WODONGA has been ranked the No. 1 Victorian region at getting injured workers back into the workforce.
Figures released by WorkSafe yesterday showed during a three-year period, 410 workers in Wodonga had injury claims lasting more than 10 days.
Of these, 341 made it back to work within six months, giving Wodonga a return to work rate of 83.2 per cent.
Macedon Ranges ranked second with 82.4 per cent, while Wangaratta came in fifth place with 81.6 per cent.
During the past five years in Wodonga, 30 per cent of all workplace injuries were in manufacturing, 14 per cent were in health care and aged care, while 7.7 per cent were in construction.
In the same period, almost 56 per cent of all injuries in the Wodonga workplace were musculoskeletal injuries involving breaks, dislocations, strains and sprains.
The figures were released to coincide with a major campaign by WorkSafe, launched this week, to highlight the health benefits of injured workers returning to work when it is safe to do so.
WorkSafe assistant treasurer Gordon Rich-Phillips said new statistics showed the longer that injured workers were off work, the more likely they were to require psychiatric and psychological help.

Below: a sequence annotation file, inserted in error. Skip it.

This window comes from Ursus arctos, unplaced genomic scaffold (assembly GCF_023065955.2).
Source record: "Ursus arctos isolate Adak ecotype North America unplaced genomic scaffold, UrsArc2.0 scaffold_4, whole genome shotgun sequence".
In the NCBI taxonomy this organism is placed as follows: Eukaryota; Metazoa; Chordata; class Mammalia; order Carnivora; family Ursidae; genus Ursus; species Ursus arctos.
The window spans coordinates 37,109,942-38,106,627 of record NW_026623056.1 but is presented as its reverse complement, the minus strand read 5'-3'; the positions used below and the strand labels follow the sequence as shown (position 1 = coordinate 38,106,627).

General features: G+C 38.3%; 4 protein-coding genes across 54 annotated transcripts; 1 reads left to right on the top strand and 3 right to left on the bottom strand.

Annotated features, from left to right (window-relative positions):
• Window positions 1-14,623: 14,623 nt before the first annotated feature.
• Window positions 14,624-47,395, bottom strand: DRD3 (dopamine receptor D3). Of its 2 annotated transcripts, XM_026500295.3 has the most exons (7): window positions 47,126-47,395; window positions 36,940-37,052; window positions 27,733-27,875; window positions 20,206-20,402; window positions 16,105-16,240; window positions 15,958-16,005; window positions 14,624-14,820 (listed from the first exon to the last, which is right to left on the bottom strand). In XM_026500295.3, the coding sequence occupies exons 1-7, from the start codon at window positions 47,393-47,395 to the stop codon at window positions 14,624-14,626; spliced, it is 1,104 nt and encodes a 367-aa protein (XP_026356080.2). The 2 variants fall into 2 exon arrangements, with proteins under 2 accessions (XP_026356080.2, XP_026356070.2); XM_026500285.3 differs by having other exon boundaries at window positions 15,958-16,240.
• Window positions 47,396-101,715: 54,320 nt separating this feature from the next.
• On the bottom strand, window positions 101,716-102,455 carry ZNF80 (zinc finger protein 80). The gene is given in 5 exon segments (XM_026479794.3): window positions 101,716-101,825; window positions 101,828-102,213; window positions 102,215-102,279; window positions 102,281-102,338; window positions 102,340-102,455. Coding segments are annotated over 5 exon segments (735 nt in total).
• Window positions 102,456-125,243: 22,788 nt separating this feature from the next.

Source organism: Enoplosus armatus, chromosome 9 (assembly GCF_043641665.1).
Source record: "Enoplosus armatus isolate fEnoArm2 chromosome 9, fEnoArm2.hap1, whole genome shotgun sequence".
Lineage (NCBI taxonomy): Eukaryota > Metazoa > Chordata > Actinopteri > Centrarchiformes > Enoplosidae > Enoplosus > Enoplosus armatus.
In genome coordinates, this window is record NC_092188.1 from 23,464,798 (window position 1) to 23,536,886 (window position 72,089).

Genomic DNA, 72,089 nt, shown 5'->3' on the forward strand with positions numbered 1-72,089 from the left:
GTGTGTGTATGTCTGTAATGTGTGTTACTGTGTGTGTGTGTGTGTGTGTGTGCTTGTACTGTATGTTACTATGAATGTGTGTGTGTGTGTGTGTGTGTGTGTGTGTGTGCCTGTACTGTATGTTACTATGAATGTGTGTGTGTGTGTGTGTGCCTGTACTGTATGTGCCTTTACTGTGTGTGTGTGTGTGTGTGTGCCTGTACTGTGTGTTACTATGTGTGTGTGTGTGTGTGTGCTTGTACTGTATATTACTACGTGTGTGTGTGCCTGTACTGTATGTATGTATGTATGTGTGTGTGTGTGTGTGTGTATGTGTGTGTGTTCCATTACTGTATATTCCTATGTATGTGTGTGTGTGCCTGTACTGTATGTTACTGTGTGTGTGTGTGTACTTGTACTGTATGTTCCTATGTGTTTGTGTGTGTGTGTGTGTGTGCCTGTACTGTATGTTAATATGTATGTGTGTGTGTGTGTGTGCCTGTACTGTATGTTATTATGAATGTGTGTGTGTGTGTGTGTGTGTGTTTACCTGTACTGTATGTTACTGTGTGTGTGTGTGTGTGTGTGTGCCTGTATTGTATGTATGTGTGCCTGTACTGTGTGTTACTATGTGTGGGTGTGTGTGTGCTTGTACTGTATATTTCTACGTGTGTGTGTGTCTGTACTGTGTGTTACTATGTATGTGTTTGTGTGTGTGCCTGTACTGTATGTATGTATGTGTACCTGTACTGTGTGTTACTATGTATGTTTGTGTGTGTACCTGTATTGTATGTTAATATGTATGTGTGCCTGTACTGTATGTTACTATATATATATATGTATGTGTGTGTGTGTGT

“New data shows injured workers who remain off work one year after their injury are six times more likely to access mental health treatment than injured workers who went back to work after a month,” Mr Rich-Phillips said.
“In 2012, 5 per cent of injured workers who were off work for at least four weeks sought access to mental health treatment.
“After six months off work, 18 per cent sought access to mental health services and after a year off work, 30 per cent of injured workers had sought treatment for mental health.
“This campaign aims to highlight that returning to work as soon as it is safe to do so can be an important part in the injured worker’s recovery.”
WorkSafe chief executive Denise Cosgrove said it was not just the injured person’s own determination to get back to work that counted.
“The role played by family and friends, employer, doctor and other medical professionals is crucial in the return to work process,” Ms Cosgrove said.
Ms Cosgrove said the longer an injured worker was away from work, the less chance they had of getting back to work.